Emote control

One thing that distracted me to an inordinate degree was the agents on the ground using cameras disguised as birds and bugs — not just models with cameras in them, but imitation creatures that have the ability to fly around, reposition, etc. Even if such tech is possible nowadays, would Kenyan forces have access to it? And even if it’d been provided to them by their US/UK allies, would the equipment produce results of such good quality, or be capable of sending the images across such distances? Surely real-life drones are the size and shape they are (i.e. pretty big) for a reason? I guess the applicable point about this is: if you’re trying to make a serious modern-day moral thriller, don’t throw James Bond tech in there.

Nonetheless, Eye in the Sky manages to put a very-present moral issue up for debate, framing it as a kind of case study so that it also serves as a tense thriller. Thought-provoking and nail-biting.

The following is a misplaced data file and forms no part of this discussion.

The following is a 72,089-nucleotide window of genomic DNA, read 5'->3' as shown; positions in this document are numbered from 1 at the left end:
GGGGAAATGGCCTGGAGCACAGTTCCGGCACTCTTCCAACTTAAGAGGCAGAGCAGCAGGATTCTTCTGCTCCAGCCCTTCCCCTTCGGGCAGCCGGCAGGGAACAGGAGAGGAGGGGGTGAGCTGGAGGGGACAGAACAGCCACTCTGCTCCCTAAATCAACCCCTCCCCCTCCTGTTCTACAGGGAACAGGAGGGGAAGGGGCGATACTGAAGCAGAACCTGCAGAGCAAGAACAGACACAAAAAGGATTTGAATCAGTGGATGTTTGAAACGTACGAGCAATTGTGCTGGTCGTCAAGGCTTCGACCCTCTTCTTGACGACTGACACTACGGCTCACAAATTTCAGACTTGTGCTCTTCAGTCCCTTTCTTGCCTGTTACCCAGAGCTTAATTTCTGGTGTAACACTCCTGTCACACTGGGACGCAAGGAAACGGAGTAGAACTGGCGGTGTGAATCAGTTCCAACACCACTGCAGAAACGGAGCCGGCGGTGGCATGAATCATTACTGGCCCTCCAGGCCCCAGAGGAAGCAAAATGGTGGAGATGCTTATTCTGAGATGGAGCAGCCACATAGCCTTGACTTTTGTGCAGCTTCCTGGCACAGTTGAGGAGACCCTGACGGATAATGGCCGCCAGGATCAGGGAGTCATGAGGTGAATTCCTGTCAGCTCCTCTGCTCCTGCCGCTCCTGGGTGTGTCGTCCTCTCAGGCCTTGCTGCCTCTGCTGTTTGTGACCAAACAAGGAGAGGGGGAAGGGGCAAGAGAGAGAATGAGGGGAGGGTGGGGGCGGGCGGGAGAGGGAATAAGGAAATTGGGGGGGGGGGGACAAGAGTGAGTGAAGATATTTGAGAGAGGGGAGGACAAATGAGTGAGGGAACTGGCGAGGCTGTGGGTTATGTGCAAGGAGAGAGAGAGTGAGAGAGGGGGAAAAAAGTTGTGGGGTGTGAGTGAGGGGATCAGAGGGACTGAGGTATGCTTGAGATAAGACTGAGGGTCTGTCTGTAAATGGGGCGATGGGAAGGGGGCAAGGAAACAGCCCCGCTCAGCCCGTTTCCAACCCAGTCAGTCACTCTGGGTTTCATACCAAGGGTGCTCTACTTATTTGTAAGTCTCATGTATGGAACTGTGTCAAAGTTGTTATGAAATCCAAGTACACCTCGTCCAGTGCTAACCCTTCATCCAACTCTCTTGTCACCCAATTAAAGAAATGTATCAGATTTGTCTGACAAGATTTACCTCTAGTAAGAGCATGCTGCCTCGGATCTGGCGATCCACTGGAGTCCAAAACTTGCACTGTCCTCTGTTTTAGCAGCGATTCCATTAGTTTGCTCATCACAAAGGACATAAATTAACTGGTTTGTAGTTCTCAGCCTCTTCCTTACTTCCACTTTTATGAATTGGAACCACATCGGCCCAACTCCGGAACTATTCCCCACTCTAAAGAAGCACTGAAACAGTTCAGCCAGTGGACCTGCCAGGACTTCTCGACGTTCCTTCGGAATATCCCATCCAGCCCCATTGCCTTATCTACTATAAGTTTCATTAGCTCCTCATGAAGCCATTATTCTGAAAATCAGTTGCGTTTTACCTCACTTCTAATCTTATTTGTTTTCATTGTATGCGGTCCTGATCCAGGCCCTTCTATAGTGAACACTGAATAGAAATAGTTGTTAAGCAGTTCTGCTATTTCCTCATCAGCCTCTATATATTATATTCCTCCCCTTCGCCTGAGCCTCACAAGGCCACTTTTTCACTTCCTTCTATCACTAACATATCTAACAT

4 out of 5

RED 2 (2013)

2015 #102
Dean Parisot | 116 mins | streaming (HD) | 2.35:1 | USA, France & Canada / English | 12 / PG-13

The “retired, extremely dangerous” agents return for more of the same.

“More of the same” is all the recommendation — or unrecommendation, or disrecommendation, or whatever the antonym of “recommendation” actually is — you really need. This isn’t a sequel for those who’ve not seen the first, because no effort is made to re-establish the world or characters. And if you disliked said forerunner, there’s no reason you’ll find this more to your taste.

If you did enjoy RED (like me), #2 isn’t as good — it’s lost too much zaniness, goes on too long — but it’s a pleasantly entertaining globetrotting action-comedy nonetheless.

3 out of 5

State of Play (2009)

2009 #20
Kevin Macdonald | 127 mins | cinema | 12A / PG-13

This review contains minor spoilers.